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Plastic Bags

NEWS
October 12, 1991 | By LESLIE GWYN
I was all set to save the planet. I had bought one of those reusable green shopping bags. Now all I had to do was remember to take it along when I went shopping. Once I did. I proudly marched up to the checkout line with my new shopping bag. There was a long line. I waited and waited to pay for my groceries. I was tired and preoccupied. Finally, when my turn came, the green bag in my hand had somehow slipped my mind. It did not reappear in my consciousness until I got home. I suddenly looked down and found myself with one plastic bag of groceries in one hand and one empty, lonesome, but environmentally correct reusable shopping bag in the other.
NEWS
November 25, 2003 | By Thomas J. Gibbons Jr. INQUIRER STAFF WRITER
A 19-year-old Southwest Philadelphia woman was being held without bail yesterday on charges of murdering her newborn son. Police allege that Chante Bass, 19, of the 1800 block of South 56th Street, stuffed a piece of a shirt sleeve in the mouth of the full-term, 8-pound baby and then put him in several plastic bags and hid him in the cellar. Detectives believe the infant was still alive when he was put in the bags. Doctors at Misericordia Hospital in West Philadelphia became suspicious that Bass might have given birth when she was brought there by Fire Department paramedics around 7 a.m. Friday, suffering from vaginal bleeding.
NEWS
October 13, 2005 | By Barbara Boyer INQUIRER STAFF WRITER
Police yesterday were trying to identify a woman whose partially nude and severely beaten body was found among trash at the Newman & Co. recycling center in Wissinoming. The woman, believed to be in her 20s or 30s and Asian, was found with her hands bound behind her back with duct tape at the plant at 6101 Tacony St. about 2 p.m. yesterday, police said. "It's an obvious homicide," said Police Commissioner Sylvester M. Johnson. "It's under investigation. " The body was found by an employee who had been separating trash on a conveyor belt and noticed a leg sticking out of a plastic bag, Johnson said.
NEWS
August 15, 2013 | By Michael Vitez, Inquirer Staff Writer
Artist Ruth Miller was going to give Leslie Kelly - homeless for 14 years and who still sees herself as a likeness to Botticelli's Birth of Venus - an early birthday present. The plan was to meet at 9:30 a.m. Tuesday at a coffee shop at Fourth and Gaskill, where Kelly likes to read. But it was pouring rain. So Miller called Kelly on her cellphone - yes, she has a phone - and they agreed to meet at Kelly's current residence, under the canopy at Headhouse Square. Kelly went over to Xochitl, a Mexican restaurant, grabbed a cardboard box from the trash, and folded it nicely as a seat for her guest.
NEWS
April 24, 1987 | By JOSEPH R. DAUGHEN, Daily News Staff Writer
The assassination of longtime Mafia boss Angelo Bruno touched off a bloody battle for control of Philadelphia's organized crime family. Bruno was killed by a single, powerful shotgun blast outside his South Philadelphia home on March 21, 1980. Over the next year, six men - including Bruno's successor, Philip Testa - died as a result of the intrigues swirling through the mob underworld. At least 12 more men have died since Nicodemo "Little Nicky" Scarfo, exiled to Atlantic City by Bruno for misbehavior, succeeded Testa.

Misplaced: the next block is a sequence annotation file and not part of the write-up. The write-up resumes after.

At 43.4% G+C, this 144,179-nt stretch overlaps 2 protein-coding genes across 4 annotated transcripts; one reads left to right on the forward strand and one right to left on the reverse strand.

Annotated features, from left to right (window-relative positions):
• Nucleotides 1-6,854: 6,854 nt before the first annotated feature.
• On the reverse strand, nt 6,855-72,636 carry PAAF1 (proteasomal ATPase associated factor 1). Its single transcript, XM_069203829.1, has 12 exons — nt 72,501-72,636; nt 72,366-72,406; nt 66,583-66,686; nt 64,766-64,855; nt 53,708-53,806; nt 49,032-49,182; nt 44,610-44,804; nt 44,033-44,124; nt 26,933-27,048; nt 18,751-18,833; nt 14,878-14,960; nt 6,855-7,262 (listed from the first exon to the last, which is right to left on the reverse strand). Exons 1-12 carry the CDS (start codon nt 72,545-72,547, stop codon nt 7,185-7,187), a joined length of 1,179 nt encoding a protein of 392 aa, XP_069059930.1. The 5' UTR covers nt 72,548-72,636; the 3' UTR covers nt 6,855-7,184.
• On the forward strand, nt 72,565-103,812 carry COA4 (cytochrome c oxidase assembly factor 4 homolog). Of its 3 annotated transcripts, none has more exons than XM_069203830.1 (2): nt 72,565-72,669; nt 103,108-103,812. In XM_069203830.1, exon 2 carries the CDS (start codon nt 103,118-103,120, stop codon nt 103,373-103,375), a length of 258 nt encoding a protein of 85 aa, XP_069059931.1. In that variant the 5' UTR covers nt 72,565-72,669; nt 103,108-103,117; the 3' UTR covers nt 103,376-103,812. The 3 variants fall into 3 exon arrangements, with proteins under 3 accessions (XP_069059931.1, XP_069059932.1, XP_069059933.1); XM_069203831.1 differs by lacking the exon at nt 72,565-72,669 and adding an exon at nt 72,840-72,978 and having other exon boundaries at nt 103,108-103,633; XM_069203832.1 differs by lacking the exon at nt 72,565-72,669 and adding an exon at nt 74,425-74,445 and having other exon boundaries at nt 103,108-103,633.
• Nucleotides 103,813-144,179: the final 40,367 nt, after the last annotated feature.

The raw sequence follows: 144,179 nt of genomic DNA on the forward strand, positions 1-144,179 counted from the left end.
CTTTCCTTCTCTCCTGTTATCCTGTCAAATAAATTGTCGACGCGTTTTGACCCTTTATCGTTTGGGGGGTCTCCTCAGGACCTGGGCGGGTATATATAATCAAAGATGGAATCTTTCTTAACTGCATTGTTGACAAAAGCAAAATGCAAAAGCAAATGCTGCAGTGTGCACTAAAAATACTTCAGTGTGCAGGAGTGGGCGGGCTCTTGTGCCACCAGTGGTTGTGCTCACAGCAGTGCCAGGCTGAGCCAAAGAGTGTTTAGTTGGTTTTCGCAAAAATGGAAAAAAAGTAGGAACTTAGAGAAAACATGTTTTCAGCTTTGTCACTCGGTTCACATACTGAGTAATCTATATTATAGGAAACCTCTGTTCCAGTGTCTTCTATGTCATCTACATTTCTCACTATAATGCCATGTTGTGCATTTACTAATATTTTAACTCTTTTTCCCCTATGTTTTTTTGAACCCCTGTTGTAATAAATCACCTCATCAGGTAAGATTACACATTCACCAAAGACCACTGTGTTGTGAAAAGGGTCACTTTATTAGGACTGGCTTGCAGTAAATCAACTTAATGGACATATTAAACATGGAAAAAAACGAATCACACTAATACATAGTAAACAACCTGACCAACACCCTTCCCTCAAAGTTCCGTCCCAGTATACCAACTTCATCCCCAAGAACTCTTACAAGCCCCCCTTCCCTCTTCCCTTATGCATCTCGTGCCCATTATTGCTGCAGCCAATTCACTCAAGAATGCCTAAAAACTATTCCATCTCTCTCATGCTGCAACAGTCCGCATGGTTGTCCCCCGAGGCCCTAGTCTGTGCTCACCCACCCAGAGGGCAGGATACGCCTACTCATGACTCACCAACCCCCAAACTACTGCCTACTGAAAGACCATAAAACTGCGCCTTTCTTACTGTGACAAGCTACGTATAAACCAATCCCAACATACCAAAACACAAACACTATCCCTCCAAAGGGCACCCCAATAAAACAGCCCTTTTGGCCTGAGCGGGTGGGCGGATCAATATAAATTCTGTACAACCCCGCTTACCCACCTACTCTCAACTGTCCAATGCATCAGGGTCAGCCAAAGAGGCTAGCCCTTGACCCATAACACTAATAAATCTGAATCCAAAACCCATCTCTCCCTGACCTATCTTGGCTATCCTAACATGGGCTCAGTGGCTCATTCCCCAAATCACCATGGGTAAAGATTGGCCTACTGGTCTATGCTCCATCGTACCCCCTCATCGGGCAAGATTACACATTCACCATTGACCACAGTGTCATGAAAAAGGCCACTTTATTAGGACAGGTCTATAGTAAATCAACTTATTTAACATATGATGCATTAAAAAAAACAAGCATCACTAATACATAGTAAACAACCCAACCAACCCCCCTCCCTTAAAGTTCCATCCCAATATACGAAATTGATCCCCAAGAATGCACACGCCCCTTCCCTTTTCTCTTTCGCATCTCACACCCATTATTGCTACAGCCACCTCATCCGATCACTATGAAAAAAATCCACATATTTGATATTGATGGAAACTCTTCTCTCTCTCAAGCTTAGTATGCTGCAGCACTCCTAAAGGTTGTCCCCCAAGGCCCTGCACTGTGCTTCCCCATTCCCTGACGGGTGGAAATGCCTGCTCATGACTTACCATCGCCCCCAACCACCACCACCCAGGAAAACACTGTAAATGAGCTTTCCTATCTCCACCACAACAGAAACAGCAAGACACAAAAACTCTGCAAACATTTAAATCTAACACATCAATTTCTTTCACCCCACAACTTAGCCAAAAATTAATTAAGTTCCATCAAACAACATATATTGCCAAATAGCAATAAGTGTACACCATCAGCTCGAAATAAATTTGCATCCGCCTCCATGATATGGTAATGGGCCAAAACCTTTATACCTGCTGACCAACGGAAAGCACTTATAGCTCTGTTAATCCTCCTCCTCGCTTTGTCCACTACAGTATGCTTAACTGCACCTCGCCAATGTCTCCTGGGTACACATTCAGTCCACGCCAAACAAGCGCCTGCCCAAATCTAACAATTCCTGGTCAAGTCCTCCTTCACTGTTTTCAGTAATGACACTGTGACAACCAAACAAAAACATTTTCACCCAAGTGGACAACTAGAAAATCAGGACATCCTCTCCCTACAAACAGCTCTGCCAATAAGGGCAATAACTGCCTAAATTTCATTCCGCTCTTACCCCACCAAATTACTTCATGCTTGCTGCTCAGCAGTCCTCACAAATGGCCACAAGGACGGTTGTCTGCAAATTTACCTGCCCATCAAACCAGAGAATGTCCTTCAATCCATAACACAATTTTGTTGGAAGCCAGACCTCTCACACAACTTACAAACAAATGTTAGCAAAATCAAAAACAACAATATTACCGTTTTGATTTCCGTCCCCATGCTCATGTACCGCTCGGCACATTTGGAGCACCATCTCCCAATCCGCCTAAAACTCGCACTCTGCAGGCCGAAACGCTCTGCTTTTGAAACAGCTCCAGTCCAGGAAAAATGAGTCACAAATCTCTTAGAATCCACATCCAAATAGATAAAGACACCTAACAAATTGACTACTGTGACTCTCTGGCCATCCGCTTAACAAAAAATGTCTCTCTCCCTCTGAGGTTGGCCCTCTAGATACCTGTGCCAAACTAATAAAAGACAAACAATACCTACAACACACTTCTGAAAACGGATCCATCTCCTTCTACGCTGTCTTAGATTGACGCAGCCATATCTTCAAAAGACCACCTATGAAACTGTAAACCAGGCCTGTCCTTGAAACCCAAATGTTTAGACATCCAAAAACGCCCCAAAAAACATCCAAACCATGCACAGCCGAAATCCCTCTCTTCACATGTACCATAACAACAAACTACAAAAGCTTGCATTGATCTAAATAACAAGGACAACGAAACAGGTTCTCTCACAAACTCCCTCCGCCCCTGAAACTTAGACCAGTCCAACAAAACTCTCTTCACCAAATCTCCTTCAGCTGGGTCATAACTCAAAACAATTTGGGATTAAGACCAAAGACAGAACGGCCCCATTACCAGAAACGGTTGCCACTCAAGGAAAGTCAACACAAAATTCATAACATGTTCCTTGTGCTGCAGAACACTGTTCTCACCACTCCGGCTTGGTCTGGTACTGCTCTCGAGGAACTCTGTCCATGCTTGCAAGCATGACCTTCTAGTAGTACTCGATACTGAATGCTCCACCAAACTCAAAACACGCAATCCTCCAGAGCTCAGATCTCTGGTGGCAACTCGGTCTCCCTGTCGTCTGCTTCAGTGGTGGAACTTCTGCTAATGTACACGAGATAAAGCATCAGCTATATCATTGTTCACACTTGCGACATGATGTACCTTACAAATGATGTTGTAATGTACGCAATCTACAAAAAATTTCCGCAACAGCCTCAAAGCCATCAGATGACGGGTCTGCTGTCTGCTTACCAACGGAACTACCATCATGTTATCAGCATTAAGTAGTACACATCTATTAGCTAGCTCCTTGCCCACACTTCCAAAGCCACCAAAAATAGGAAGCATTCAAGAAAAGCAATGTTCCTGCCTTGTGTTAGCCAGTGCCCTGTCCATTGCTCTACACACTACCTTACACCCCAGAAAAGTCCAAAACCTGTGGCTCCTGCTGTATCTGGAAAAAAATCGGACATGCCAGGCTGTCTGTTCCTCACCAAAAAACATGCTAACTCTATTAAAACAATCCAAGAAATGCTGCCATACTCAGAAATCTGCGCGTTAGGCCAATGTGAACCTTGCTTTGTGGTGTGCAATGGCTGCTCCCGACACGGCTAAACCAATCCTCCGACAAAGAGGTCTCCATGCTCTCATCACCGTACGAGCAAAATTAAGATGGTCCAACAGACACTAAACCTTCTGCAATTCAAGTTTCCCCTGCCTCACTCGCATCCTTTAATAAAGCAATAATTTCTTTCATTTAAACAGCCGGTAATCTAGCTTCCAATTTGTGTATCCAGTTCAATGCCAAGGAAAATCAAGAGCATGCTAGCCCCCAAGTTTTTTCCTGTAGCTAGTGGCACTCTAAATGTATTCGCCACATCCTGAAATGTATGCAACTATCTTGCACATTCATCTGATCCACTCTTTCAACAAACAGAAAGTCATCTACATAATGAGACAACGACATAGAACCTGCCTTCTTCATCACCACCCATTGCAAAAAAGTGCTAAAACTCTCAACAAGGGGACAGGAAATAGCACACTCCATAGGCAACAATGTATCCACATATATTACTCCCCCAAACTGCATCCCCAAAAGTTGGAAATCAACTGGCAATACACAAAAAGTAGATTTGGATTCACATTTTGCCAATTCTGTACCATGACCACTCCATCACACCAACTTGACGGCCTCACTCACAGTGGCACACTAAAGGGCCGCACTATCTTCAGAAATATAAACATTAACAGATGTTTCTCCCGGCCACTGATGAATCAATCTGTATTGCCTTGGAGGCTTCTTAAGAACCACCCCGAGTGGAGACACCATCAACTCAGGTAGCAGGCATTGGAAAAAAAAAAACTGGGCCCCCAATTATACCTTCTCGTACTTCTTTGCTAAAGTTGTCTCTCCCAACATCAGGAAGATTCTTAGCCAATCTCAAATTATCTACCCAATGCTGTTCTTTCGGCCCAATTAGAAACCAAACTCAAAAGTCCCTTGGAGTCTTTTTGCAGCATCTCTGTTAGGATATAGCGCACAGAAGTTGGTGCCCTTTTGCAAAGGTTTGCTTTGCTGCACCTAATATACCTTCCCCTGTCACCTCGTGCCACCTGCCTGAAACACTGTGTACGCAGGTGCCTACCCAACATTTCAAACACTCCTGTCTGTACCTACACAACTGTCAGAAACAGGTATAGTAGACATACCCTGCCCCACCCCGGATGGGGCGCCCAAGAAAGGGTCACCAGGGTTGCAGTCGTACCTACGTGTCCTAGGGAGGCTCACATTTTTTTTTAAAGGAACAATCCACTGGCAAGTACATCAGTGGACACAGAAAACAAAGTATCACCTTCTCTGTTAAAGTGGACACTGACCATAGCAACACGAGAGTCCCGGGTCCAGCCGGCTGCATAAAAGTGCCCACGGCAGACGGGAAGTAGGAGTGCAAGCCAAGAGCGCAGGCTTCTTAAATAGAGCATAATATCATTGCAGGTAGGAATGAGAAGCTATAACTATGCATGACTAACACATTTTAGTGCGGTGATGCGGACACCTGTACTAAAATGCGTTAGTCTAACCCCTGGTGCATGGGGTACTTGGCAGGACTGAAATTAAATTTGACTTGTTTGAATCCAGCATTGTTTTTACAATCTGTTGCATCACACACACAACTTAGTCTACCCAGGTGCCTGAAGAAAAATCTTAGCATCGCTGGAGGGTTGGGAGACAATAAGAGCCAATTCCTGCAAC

NEWS
August 17, 2012 | By Tom Johnson, NJ SPOTLIGHT
When you go into a supermarket, you are usually given a choice: paper or plastic bags to cart your groceries home, unless you are carrying your own reusable grocery bag. In some states, the choice could cost you a few pennies - including New Jersey, if bills pending in the Legislature become law. In what may be shaping up as a big battle in the fall legislative session, environmental groups and clean-ocean advocates are pushing lawmakers to...
NEWS
October 23, 2007 | By DONNA DEMPSEY
PLASTIC BAGS have been a fixture at markets and retailers for decades, valued for their durability and ease of use. But they also present environmental challenges, and many communities, government officials and retailers are in search of solutions. In some cases, bans on plastic bags are on the table, like Councilman Frank DiCicco's proposal in Philadelphia. But there is every reason to believe such bans, the subject of a Council hearing tomorrow, would do more harm than good and that other measures would be more effective.
NEWS
January 8, 1997 | The Philadelphia Inquirer / PETER TOBIA
Used Christmas trees will be picked up by the city for recycling through Jan. 17 on regular collection days. They should be untied, free of decorations and not be in plastic bags. Vick Johnson (above) unloads trees at a city dropoff site at State Rd. and Ashburner St.
NEWS
October 2, 2007
RE CITY Council's quality-of-life issues: The only things they are concerned with are banning foie gras, plastic bags and Styrofoam containers. What's next, banning the use of candy wrappers and plastic and paper cups? I see plenty of them flying around, but City Council won't ban them. Why doesn't Council do some real work? Edward Dubin, Philadelphia
NEWS
October 3, 2007
SHOULD WE stuff the proposed plastic- bag ban being pushed by City Councilman Frank DiCicco into the same trash can as the foie gras ban, the proclamation of the city as official pro-choice, and some of the other crazy ideas that Council has tackled? Not this time. The measure, which would ban plastic bags from large supermarkets, tackles a problem that affects everyone, not just the foie-gras-munching class. The non-biodegradable bags blight our streets and defile our trees. And we usually have little choice to use them; stores rarely ask "paper or plastic?"
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